By Johan Bostrom, IDG News Service
June 10, 2005 | The Semantic Web could be the key to unlocking scientific data that is sequestered by disparate applications and organizational limitations, and it could allow scientists to harness computation’s full power. That was the view of World Wide Web inventor Sir Tim Berners-Lee, in a spirited opening keynote address.
The Semantic Web “will give scientists and other users unexpected help and serendipitous added value from others’ data,” said Berners-Lee, who is director of the World Wide Web Consortium (W3C)
RALLY CRY: Berners-Lee
encouraged the life sciences to
pioneer the Semantic Web.
Photo by Fayfoto
The Semantic Web seeks to make it easier for data on the Web to be shared and reused by people and applications. It is based on the W3C’s Resource Description Framework (RDF), which uses XML to integrate applications. Documents and information in databases on the Semantic Web have to be published in a machine-processable form, creating a kind of global database.
Life scientists in particular, Berners-Lee insisted, could find the Semantic Web a valuable tool, and in so doing, “provide leadership to lots of other fields” in implementing this next-generation Web technology. “I see a huge amount of energy from people in life sciences, getting excited by the Semantic Web and what it can do to solve the big-idea problems,” he said.
Berners-Lee has long envisioned an extension of the organic, unstructured Web. The W3C launched the first projects in the late 1990s, adding metadata to Web pages. Now, Berners-Lee hopes that life sciences will drive adoption of the Semantic Web, just as high-energy physics drove the early Web.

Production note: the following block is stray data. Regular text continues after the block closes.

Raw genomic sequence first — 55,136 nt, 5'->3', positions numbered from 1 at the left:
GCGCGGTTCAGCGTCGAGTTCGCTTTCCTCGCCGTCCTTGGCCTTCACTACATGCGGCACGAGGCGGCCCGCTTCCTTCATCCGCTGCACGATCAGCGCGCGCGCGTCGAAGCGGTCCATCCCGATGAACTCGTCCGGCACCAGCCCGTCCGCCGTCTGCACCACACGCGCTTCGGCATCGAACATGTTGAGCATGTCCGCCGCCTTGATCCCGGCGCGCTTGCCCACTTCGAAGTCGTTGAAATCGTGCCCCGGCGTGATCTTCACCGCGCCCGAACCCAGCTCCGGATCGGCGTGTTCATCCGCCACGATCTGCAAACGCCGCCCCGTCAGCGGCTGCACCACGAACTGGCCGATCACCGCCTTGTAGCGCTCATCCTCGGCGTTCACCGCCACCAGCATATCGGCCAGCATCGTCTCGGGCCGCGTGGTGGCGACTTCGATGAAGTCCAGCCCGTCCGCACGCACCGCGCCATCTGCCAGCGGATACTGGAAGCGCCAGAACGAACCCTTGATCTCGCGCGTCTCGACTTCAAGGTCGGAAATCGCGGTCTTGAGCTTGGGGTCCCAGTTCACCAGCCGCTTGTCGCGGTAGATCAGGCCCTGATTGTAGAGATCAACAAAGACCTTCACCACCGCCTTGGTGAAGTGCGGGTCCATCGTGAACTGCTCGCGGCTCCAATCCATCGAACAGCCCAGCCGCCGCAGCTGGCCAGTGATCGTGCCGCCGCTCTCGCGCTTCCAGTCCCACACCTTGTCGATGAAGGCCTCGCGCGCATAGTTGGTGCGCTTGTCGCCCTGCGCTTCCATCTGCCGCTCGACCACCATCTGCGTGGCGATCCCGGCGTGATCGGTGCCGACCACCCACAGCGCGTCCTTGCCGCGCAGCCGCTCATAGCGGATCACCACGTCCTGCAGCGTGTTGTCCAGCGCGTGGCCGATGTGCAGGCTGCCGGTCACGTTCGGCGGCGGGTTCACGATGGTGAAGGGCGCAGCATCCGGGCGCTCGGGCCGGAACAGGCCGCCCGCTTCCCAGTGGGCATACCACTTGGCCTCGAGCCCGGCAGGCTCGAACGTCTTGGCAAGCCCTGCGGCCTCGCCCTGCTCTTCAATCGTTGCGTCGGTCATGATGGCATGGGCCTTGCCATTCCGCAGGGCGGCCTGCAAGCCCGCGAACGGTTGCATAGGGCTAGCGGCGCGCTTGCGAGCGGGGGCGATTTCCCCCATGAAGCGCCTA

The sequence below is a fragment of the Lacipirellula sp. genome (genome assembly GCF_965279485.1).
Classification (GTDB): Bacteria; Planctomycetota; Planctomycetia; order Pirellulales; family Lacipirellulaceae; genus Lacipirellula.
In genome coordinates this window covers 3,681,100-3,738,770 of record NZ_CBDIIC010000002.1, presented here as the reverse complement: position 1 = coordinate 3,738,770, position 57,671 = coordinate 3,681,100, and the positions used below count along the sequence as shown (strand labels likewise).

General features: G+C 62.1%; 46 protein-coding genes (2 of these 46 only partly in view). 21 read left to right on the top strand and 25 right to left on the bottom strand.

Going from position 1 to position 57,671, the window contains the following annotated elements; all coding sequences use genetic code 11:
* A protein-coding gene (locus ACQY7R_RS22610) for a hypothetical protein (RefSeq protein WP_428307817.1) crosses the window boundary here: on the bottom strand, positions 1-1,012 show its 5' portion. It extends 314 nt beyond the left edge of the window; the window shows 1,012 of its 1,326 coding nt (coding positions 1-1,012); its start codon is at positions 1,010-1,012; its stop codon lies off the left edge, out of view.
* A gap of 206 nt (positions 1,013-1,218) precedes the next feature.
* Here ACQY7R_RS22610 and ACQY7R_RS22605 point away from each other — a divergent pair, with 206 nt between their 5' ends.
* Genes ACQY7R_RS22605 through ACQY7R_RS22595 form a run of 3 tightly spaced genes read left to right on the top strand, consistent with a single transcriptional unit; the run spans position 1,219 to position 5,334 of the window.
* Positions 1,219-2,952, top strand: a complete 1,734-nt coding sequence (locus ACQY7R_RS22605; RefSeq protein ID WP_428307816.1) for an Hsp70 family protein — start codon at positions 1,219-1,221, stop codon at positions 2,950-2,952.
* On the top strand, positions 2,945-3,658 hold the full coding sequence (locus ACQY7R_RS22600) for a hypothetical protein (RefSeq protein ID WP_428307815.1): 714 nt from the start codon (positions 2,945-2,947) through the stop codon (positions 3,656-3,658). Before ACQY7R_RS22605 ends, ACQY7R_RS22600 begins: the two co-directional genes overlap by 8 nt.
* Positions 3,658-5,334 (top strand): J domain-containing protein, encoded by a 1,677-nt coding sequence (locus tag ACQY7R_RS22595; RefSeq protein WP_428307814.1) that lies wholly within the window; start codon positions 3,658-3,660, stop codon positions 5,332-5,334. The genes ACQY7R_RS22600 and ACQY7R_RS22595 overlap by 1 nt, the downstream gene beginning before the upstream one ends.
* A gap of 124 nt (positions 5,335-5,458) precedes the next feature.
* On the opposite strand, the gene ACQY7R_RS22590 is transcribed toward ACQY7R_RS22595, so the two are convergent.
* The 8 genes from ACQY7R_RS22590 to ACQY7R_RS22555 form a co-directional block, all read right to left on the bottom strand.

“Maybe we will meet a critical mass in a certain area,” he said. “The Web, for example, took off in high-energy physics. When we got six high-energy physics Web sites, then it got interesting for physicists to be onboard. Similarly, if we could get critical mass in life sciences, if we get a half-a-dozen or a dozen sets of ontologies [controlled vocabularies and hierarchical data structures], the core ones for drug discovery out there, then suddenly the Semantic Web within life sciences would have a critical mass. It’ll snowball much more rapidly, and it will be copied. Other areas will realize: Oh, it’s worth investing in this.”
Life sciences are particularly suitable for pioneering the Semantic Web, Berners-Lee said. For example, within drug discovery, many databases and information systems used by drug researchers are already in, or are ready to be transformed to, machine-readable formats.
Two such examples are the Biological Pathways Exchange, which is developing a standard data format for metabolic, signaling, and genetic pathway information, and the Universal Protein Resource (UniProt), joining information contained in catalogs of information on proteins.
“In many cases, like UniProt, the ontology exists, the modeling has already been done,” Berners-Lee said.
BioDASH, a Semantic Web prototype of a drug development dashboard, associates diseases, drug progression stages, molecular biology, and pathway knowledge for users. The prototype was developed by representatives from the W3C, IBM, Oracle, the University of Colorado, and others. It includes a Semantic Web browser connecting information from public sources and chemical libraries with genes, proteins, and pathways.
Berners-Lee does not promise a quick return on investment for those formatting their data to suit the Semantic Web, and he admits that the concept is “quite difficult to explain.” However, he experienced the same problem trying to explain the World Wide Web 15 years ago: “‘Hypertext pages; big deal!’ people said. They couldn’t realize how they would be able to link to potentially anything and what that would mean.” He told the packed audience that if only 20 people “get it” and help promote the Semantic Web in their organizations, that would be a major advance.
When asked what he considered his most gratifying application of the Web over the past 15 years, Berners-Lee pointed to the amazing diversity of uses that people have found for the Web. He hoped the same could be said of the Semantic Web.
Asked when the Semantic Web will take off, Berners-Lee said: “You tell me. I spend all my energy just telling people what I would like to see happen. What I think will happen is much more dangerous.”